In my opinion identity columns are one of the cool things in Db2 for i. Basically an identity column is a column in a table that is updated by Db2 with the next sequential value. Depending upon how I code the identity column I can guarantee that they will never repeat, and provide a great unique key that can be used as a foreign key in another table. Most of time I do not have to bother with what the identity column's value as I know it will be unique and the only way I can reuse numbers is to reset the identity column.

I have to admit at times I am curious as to what the last value used in a table's identity column. I stumbled across a SQL function that will return to me the last used identity column for the table. But before I describe how to use this function I need a table and some data within it to show how to use the function.

My table is simple, it just contains two columns:

  1. Identity column
  2. Another column that will contain some data

Wednesday, April 22, 2020

Inserting one row with every columns' default value

sql insert 1 row with default values only

I wrote before how to SQL Insert a row into a table with the columns' defaults. Included within the last Technology Refreshes for IBM i 7.4 TR1 and 7.3 TR7 was an enhancement to the SQL Insert statement that would add a new row to the table with the columns' defaults without having to say "DEFAULT" for each column.

Before I show the enhanced Insert statement I need a table to insert the row into:

01  CREATE OR REPLACE TABLE MYLIB.TESTTABLE (
02   ID_COLUMN SMALLINT GENERATED ALWAYS AS IDENTITY,
03   COLUMN1A VARCHAR(10) DEFAULT 'COL 1',
04   COLUMN1B VARCHAR(10),
05   COLUMN2A DECIMAL(3,0) DEFAULT -1,
06   COLUMN2B DECIMAL(3,0),
07   COLUMN3A DATE DEFAULT '01/01/1900',
08   COLUMN3B DATE,
09   COLUMN4A TIMESTAMP DEFAULT '0001-01-01-00.00.00.000000',
10   COLUMN4B TIMESTAMP
11  )

Tuesday, April 14, 2020

IBM i 7.4 TR2 and 7.3 TR8 announced

more information about ibmi 7.4 tr2 and 7.3 tr8

After last night's publication of the enhancements in the forthcoming Technical Refreshes, IBM i 7.4 TR2 and 7.3 TR2, this morning the announcement documents have been published.

From this we learn that the projected availability date for the PTFs for these TRs will be May 15, 2020.

Monday, April 13, 2020

Db2 enhancements in IBM i 7.4 TR2 and 7.3 TR8

ibmi 7.4 tr2 and 7.3 tr8 enhancements

The Db2 enhancements for the new Technical Refreshes of IBM i were published tonight, 7.3 TR8 and 7.4 TR2.

I have only had the opportunity for a quick glance at the pages for the two TRs and I find that there are some additions that have been made to 7.4, and not to 7.3:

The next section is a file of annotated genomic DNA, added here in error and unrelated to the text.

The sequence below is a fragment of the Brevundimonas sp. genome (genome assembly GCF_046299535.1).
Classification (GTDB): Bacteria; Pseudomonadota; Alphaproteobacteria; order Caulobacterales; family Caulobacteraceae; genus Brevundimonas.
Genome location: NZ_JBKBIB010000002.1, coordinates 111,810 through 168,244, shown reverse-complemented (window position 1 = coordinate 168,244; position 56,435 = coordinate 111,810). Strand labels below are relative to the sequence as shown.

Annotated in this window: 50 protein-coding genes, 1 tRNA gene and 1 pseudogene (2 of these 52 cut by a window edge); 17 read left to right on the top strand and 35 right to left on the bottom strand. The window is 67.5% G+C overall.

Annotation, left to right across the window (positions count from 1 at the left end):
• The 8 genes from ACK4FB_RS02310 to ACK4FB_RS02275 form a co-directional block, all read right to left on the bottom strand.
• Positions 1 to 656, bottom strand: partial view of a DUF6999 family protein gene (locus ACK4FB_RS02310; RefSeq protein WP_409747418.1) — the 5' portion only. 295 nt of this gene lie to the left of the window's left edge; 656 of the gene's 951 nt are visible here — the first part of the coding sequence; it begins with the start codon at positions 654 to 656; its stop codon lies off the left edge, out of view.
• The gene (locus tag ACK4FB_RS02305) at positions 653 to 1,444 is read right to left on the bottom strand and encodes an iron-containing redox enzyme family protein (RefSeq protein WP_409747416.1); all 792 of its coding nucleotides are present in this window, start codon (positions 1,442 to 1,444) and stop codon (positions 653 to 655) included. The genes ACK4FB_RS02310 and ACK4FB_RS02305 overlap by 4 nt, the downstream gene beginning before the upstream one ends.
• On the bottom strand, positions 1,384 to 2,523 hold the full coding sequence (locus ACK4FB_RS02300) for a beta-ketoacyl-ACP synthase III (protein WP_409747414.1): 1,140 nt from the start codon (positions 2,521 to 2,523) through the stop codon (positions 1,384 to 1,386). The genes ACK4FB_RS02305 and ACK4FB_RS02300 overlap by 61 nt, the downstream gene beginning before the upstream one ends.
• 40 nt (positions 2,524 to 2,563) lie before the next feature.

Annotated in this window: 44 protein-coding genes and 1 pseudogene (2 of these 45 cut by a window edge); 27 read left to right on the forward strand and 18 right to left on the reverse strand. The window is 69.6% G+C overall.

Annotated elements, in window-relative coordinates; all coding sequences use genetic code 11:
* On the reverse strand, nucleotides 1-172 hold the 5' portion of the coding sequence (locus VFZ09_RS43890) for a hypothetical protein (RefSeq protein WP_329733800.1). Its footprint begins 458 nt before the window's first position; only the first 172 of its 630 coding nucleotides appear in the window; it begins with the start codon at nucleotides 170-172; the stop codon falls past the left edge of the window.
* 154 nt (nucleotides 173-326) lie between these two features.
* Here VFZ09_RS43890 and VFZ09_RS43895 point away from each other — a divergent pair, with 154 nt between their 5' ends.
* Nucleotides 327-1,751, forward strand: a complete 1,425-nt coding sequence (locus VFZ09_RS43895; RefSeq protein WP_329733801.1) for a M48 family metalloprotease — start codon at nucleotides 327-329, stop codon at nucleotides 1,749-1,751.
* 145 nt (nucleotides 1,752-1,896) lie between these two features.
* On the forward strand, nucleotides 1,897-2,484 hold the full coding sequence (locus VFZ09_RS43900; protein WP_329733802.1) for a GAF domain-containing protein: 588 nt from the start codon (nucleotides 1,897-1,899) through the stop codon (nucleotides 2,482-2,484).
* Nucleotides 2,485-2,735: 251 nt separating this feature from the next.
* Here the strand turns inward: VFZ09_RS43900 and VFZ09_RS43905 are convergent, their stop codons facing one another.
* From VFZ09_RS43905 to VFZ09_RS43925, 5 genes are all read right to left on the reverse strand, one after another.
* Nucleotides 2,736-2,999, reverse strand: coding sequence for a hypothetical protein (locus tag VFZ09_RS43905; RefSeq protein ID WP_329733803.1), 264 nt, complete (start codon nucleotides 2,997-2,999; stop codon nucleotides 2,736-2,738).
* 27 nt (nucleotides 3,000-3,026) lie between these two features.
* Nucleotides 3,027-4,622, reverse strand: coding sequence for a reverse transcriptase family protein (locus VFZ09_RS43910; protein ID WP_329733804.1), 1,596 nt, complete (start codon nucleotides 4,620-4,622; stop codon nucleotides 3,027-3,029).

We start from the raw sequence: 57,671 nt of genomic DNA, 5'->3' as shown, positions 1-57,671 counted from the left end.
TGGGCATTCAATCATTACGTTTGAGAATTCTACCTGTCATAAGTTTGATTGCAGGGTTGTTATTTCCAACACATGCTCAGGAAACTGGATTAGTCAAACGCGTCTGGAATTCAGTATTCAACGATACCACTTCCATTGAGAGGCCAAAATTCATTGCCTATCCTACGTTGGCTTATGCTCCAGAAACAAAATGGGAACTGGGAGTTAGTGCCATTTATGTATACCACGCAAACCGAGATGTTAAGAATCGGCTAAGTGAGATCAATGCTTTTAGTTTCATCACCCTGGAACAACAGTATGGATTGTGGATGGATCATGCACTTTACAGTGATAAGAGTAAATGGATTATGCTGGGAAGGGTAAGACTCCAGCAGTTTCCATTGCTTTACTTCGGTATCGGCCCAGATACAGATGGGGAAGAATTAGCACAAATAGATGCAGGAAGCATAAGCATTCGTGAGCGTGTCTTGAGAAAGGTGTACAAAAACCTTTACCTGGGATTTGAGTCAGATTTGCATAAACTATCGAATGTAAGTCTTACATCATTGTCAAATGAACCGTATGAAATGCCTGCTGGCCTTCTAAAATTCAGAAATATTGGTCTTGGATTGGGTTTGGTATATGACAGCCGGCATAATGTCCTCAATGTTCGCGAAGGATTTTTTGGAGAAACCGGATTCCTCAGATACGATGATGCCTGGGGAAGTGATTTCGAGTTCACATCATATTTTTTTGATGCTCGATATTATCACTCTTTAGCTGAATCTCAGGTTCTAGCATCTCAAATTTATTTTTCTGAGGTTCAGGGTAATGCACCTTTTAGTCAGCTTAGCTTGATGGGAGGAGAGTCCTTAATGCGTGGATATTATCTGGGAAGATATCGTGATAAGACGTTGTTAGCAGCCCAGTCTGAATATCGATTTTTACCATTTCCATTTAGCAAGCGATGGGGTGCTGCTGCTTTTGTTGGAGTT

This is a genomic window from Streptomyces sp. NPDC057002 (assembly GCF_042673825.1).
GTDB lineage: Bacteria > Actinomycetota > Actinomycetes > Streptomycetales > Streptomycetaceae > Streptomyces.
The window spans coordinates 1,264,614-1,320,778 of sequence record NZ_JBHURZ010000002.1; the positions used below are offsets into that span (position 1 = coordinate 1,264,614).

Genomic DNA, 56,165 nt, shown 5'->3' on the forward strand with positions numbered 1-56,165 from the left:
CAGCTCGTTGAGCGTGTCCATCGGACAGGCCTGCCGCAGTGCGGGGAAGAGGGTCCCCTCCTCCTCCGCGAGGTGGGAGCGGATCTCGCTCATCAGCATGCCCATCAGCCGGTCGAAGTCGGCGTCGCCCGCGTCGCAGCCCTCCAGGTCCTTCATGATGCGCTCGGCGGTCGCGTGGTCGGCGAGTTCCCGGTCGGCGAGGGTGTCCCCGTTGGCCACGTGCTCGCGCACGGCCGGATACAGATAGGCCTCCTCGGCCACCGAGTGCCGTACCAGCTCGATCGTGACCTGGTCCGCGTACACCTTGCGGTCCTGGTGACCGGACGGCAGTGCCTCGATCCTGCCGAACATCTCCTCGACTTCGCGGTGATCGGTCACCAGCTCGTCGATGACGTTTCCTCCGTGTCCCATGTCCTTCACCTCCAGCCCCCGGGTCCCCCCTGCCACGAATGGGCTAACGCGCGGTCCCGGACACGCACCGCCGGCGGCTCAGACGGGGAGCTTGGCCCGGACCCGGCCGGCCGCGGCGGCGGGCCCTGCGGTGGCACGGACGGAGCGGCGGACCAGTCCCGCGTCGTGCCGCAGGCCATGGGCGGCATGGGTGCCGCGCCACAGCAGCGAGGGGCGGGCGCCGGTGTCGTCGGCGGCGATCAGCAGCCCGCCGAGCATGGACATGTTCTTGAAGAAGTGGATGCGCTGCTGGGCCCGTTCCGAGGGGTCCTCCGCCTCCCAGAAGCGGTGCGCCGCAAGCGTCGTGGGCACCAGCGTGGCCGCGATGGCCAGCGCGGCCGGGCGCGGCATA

• Functional enhancement: Weakly typed distinct types
  • Functional enhancement: HASH_ROW built-in function
  • Service: QSYS2.COMPARE_FILE

The same additions to the RPG language were made for both versions. These are:

Wednesday, April 8, 2020

System Reply List and using SQL to view the list

using system reply list

My original plan was to answer a question about the best way to retrieve the data from the system reply list on a particular IBM i partition. Before I wrote that post I asked my colleagues whether they knew about reply lists and had they used them? From their reactions I think I need to discuss what the system reply list is, and include the answer to my question within this post.

What the system reply list allows me to create a list of entries that will handle inquiry messages. On my travels I seen a few sites that use this feature, while most do not.

Reply lists have been around forever, all the way back to the days of the AS400. From what I remembered while creating the examples for this post I don't think anything has changed since I first played with them.

Saturday, April 4, 2020

Patron Saint of Computers day

In 1997 Pope John Paul II made Saint Isidore of Seville the patron saint of computers, computer programming, and the internet, and today is his feast day.

Saint Isidore was a sixth century scholar famed for his wisdom and writings at a critical time for the Catholic Church in Spain. He was bishop of Seville for 32 years, which this is used as part of his name to distinguish him from Saint Isidore the Farmer.

You can learn more about Saint Isidore of Seville by clicking here.

Do any other faiths have saints, spirits, or deities that are associated with computers? If you know of any please leave a comment below.

Wednesday, April 1, 2020

Playing with RPG's indicator array

changing indicators within the *in array

This all started with a conversation with a colleague. He asked about how he could change multiple RPG's numbered indicators without having to hard code the indicators. As the indicators are held in an array he was asking couldn't he just change a number of elements in one statement, rather than the individual indicators? He gave this example of fixed format RPG which changes indicators 10 - 13.

C                   MOVEA     '1001'        *IN(10)